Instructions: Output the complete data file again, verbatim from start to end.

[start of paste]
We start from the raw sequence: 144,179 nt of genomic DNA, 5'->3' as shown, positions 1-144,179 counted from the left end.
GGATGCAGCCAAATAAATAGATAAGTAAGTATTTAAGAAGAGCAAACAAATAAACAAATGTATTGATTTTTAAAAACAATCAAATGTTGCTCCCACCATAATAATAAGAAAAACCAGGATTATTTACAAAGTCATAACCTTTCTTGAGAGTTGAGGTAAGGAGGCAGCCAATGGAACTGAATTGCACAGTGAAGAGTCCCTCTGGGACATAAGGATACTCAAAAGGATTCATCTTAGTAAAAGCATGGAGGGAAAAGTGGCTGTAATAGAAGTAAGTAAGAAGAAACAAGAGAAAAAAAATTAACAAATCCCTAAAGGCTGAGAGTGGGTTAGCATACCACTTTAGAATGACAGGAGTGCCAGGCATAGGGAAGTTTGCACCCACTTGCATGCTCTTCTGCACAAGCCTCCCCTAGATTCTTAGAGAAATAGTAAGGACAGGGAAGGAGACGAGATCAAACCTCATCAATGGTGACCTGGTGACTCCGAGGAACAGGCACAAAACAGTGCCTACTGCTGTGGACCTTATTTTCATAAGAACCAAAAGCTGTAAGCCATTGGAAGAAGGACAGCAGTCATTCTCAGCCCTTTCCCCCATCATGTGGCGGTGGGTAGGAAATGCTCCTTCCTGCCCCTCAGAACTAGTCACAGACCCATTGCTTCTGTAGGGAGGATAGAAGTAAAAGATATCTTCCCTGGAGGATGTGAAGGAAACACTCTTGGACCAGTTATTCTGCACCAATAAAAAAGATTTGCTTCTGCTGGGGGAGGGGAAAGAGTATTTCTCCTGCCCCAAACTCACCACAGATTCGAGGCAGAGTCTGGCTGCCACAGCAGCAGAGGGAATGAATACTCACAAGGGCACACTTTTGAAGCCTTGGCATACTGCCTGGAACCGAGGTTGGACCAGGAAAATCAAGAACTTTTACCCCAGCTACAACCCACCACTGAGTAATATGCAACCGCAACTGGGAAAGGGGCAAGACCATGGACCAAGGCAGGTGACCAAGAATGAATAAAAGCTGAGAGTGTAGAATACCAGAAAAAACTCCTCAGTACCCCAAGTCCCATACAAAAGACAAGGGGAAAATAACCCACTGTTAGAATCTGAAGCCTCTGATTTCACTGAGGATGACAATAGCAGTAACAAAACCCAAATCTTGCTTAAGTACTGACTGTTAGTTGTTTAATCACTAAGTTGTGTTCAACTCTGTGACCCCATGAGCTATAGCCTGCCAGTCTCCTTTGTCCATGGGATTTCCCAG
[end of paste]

We start from the raw sequence: 144,179 nt of genomic DNA, 5'->3' as shown, positions 1-144,179 counted from the left end.
GGATGCAGCCAAATAAATAGATAAGTAAGTATTTAAGAAGAGCAAACAAATAAACAAATGTATTGATTTTTAAAAACAATCAAATGTTGCTCCCACCATAATAATAAGAAAAACCAGGATTATTTACAAAGTCATAACCTTTCTTGAGAGTTGAGGTAAGGAGGCAGCCAATGGAACTGAATTGCACAGTGAAGAGTCCCTCTGGGACATAAGGATACTCAAAAGGATTCATCTTAGTAAAAGCATGGAGGGAAAAGTGGCTGTAATAGAAGTAAGTAAGAAGAAACAAGAGAAAAAAAATTAACAAATCCCTAAAGGCTGAGAGTGGGTTAGCATACCACTTTAGAATGACAGGAGTGCCAGGCATAGGGAAGTTTGCACCCACTTGCATGCTCTTCTGCACAAGCCTCCCCTAGATTCTTAGAGAAATAGTAAGGACAGGGAAGGAGACGAGATCAAACCTCATCAATGGTGACCTGGTGACTCCGAGGAACAGGCACAAAACAGTGCCTACTGCTGTGGACCTTATTTTCATAAGAACCAAAAGCTGTAAGCCATTGGAAGAAGGACAGCAGTCATTCTCAGCCCTTTCCCCCATCATGTGGCGGTGGGTAGGAAATGCTCCTTCCTGCCCCTCAGAACTAGTCACAGACCCATTGCTTCTGTAGGGAGGATAGAAGTAAAAGATATCTTCCCTGGAGGATGTGAAGGAAACACTCTTGGACCAGTTATTCTGCACCAATAAAAAAGATTTGCTTCTGCTGGGGGAGGGGAAAGAGTATTTCTCCTGCCCCAAACTCACCACAGATTCGAGGCAGAGTCTGGCTGCCACAGCAGCAGAGGGAATGAATACTCACAAGGGCACACTTTTGAAGCCTTGGCATACTGCCTGGAACCGAGGTTGGACCAGGAAAATCAAGAACTTTTACCCCAGCTACAACCCACCACTGAGTAATATGCAACCGCAACTGGGAAAGGGGCAAGACCATGGACCAAGGCAGGTGACCAAGAATGAATAAAAGCTGAGAGTGTAGAATACCAGAAAAAACTCCTCAGTACCCCAAGTCCCATACAAAAGACAAGGGGAAAATAACCCACTGTTAGAATCTGAAGCCTCTGATTTCACTGAGGATGACAATAGCAGTAACAAAACCCAAATCTTGCTTAAGTACTGACTGTTAGTTGTTTAATCACTAAGTTGTGTTCAACTCTGTGACCCCATGAGCTATAGCCTGCCAGTCTCCTTTGTCCATGGGATTTCCCAG